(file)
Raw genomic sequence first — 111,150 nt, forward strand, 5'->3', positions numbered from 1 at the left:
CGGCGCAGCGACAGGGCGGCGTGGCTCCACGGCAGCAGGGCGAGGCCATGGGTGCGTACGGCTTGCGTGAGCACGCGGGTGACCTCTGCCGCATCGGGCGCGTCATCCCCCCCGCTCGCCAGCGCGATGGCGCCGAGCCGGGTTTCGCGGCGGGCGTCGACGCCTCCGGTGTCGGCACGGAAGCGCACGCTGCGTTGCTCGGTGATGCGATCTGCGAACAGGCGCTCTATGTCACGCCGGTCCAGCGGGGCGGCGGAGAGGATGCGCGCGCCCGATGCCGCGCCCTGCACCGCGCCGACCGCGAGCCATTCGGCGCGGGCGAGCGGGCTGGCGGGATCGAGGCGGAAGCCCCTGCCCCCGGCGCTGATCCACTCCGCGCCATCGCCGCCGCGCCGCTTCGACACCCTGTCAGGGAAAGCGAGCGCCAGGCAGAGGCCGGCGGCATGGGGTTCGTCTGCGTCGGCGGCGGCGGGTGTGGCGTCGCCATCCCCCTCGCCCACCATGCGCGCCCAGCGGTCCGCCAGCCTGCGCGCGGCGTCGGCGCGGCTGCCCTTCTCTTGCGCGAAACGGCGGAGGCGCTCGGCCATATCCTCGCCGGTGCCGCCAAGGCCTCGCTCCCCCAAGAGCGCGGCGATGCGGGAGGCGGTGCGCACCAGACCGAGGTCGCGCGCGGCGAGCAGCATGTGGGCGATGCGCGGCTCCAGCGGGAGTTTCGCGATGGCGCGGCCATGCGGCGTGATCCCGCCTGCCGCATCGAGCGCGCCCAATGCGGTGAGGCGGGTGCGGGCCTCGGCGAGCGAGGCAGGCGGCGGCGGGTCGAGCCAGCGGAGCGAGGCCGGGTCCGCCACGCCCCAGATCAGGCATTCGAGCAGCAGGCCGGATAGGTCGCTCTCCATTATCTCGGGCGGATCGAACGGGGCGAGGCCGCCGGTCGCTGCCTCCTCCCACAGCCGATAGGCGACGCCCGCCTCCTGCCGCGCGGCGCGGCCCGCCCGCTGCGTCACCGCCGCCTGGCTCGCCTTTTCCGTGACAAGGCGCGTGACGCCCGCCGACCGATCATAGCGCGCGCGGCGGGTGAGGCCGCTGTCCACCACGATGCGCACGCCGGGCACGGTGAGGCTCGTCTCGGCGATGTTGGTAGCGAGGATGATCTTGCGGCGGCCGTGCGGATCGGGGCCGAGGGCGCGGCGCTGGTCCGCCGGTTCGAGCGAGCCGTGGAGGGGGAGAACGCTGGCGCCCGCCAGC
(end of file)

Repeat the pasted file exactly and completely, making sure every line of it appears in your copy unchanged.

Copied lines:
Raw genomic sequence first — 111,150 nt, forward strand, 5'->3', positions numbered from 1 at the left:
CGGCGCAGCGACAGGGCGGCGTGGCTCCACGGCAGCAGGGCGAGGCCATGGGTGCGTACGGCTTGCGTGAGCACGCGGGTGACCTCTGCCGCATCGGGCGCGTCATCCCCCCCGCTCGCCAGCGCGATGGCGCCGAGCCGGGTTTCGCGGCGGGCGTCGACGCCTCCGGTGTCGGCACGGAAGCGCACGCTGCGTTGCTCGGTGATGCGATCTGCGAACAGGCGCTCTATGTCACGCCGGTCCAGCGGGGCGGCGGAGAGGATGCGCGCGCCCGATGCCGCGCCCTGCACCGCGCCGACCGCGAGCCATTCGGCGCGGGCGAGCGGGCTGGCGGGATCGAGGCGGAAGCCCCTGCCCCCGGCGCTGATCCACTCCGCGCCATCGCCGCCGCGCCGCTTCGACACCCTGTCAGGGAAAGCGAGCGCCAGGCAGAGGCCGGCGGCATGGGGTTCGTCTGCGTCGGCGGCGGCGGGTGTGGCGTCGCCATCCCCCTCGCCCACCATGCGCGCCCAGCGGTCCGCCAGCCTGCGCGCGGCGTCGGCGCGGCTGCCCTTCTCTTGCGCGAAACGGCGGAGGCGCTCGGCCATATCCTCGCCGGTGCCGCCAAGGCCTCGCTCCCCCAAGAGCGCGGCGATGCGGGAGGCGGTGCGCACCAGACCGAGGTCGCGCGCGGCGAGCAGCATGTGGGCGATGCGCGGCTCCAGCGGGAGTTTCGCGATGGCGCGGCCATGCGGCGTGATCCCGCCTGCCGCATCGAGCGCGCCCAATGCGGTGAGGCGGGTGCGGGCCTCGGCGAGCGAGGCAGGCGGCGGCGGGTCGAGCCAGCGGAGCGAGGCCGGGTCCGCCACGCCCCAGATCAGGCATTCGAGCAGCAGGCCGGATAGGTCGCTCTCCATTATCTCGGGCGGATCGAACGGGGCGAGGCCGCCGGTCGCTGCCTCCTCCCACAGCCGATAGGCGACGCCCGCCTCCTGCCGCGCGGCGCGGCCCGCCCGCTGCGTCACCGCCGCCTGGCTCGCCTTTTCCGTGACAAGGCGCGTGACGCCCGCCGACCGATCATAGCGCGCGCGGCGGGTGAGGCCGCTGTCCACCACGATGCGCACGCCGGGCACGGTGAGGCTCGTCTCGGCGATGTTGGTAGCGAGGATGATCTTGCGGCGGCCGTGCGGATCGGGGCCGAGGGCGCGGCGCTGGTCCGCCGGTTCGAGCGAGCCGTGGAGGGGGAGAACGCTGGCGCCCGCCAGC